The Queen didn’t make him a knight for being stupid. Him living with his family where the family lives, and finding work, where there is appreciation, the Queen totally supports that.
      He has not turned his back on the UK, but the UK has collapsed after having shot itself in both feet.
      I feel sorry for the reasonable people in the UK. They are outnumbered by the moronic mob.

  • In terms of the balance of power within the EU, Brexit is the 21st century Dunkirk. The long-term consequences will be profound.

  • MATTHEW VINE says:

    Strange. I am a UK resident musician and am reading this in between rehearsing and performing a concert in Essen.

  • sam says:

    All is well so long as Britain can still sell nuclear submarine technology to a Commonwealth member.

    British musicians can still play in Australia. They have access to an entire continent.

    • PianistW says:

      The Commonwealth could never substitute the EU as an artist destination for UK artists. Like it or not, classical music is an European art [practiced successfully with equal artistic merit in the whole world, but an European art the same way Gamelan music is an Indonesian art (practiced in ensembles in other parts of the world), and Karate is a Japanese martial art practiced everywhere] and continental Europe is the place that concentrates more opera houses, orchestras and festivals.

      While UK artist would have less problems to work in the Commonwealth countries, only two of them are really part of the core of the international concert circle (Canada and Australia); most of them are too far; and most Commonwealth countries (except South Africa, Malaysia, Singapore, Malta, Australia, Canada and New Zealand) are either underdeveloped countries or too small and far to be a realistic alternative.

      Australia has a population of 25 million. Getting there takes at least 22 hours. Does anyone believe that UK orchestras would tour Australia often? The LSO used to play in Spain at least once a year (less than 2 hours away, 47 million), does anyone think the Commonwealth is really an alternative to this?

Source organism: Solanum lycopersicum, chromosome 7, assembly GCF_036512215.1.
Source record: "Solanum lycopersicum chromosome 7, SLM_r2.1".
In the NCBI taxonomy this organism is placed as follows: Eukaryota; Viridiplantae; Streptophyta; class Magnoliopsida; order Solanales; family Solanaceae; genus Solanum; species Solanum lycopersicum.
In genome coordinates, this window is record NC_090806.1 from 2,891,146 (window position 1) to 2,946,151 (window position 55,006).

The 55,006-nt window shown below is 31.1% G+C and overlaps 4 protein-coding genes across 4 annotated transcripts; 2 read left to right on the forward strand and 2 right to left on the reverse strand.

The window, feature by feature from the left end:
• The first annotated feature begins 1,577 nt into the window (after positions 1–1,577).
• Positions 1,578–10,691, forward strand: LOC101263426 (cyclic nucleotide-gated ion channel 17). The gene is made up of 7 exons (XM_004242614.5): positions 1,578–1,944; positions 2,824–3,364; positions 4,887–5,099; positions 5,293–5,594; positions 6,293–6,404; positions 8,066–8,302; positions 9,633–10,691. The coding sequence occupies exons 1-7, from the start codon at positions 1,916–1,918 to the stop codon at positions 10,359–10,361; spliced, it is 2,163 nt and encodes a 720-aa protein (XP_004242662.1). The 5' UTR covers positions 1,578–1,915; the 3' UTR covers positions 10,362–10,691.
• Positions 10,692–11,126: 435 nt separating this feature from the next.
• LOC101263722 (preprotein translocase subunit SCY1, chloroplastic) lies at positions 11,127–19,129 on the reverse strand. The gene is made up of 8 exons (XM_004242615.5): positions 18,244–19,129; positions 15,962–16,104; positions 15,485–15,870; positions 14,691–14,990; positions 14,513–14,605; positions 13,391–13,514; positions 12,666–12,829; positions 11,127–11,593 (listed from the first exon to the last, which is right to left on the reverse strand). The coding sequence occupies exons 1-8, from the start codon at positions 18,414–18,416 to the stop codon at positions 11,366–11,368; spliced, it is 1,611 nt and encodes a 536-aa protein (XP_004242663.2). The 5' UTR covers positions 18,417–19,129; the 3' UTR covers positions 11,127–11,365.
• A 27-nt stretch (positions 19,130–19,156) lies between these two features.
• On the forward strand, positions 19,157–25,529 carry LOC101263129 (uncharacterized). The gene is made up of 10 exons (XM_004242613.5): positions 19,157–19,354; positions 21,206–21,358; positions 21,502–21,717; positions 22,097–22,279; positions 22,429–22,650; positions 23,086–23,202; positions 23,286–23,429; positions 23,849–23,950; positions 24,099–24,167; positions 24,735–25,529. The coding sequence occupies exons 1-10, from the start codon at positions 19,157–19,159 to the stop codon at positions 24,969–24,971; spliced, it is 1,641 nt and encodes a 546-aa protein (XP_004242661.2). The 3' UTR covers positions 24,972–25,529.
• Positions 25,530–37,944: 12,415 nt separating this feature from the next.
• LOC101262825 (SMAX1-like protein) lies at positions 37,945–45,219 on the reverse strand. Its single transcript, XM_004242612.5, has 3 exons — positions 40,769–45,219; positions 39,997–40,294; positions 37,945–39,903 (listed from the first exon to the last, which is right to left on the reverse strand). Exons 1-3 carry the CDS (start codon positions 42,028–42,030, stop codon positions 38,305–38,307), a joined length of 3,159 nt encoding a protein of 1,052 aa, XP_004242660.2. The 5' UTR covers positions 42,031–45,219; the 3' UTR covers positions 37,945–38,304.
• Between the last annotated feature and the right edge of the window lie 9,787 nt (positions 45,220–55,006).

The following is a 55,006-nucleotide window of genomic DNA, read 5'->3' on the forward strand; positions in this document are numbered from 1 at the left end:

• Madeleine Richardson says:

    Actually Sir Simon and his wife, backed by the London Symphony Orchestra, are giving a concert in Antwerp this coming Tuesday 28th.

  • Anon says:

    Terrible situation, but I confess that I have a secret sense of satisfaction.

    UK musicians, and the British in general often have a disturbing sense of entitlement about working and living in Spain. Like it’s their God given right and everyone should be grateful they’ve come. It’s not an especially respectful attitude.

    Perhaps now they’ll regard playing or conducting in Spain as the privilege that it actually is.

  • Patrick Gillot says:

    I remember the LSO and Rattle coming to Hong Kong for three magnificent concerts in September 2019. Hong Kong was then fighting desperately for their freedom against the Chinese communists. At the end of the concert , Rattle could not suppress his urge to share with the audience his satisfaction at Johnson having lost à Brexit vote in the Parliament that day…..

  • Thomas says:

    Brexit. You wanted it, now you’re getting it. ALL of it. So richly deserved.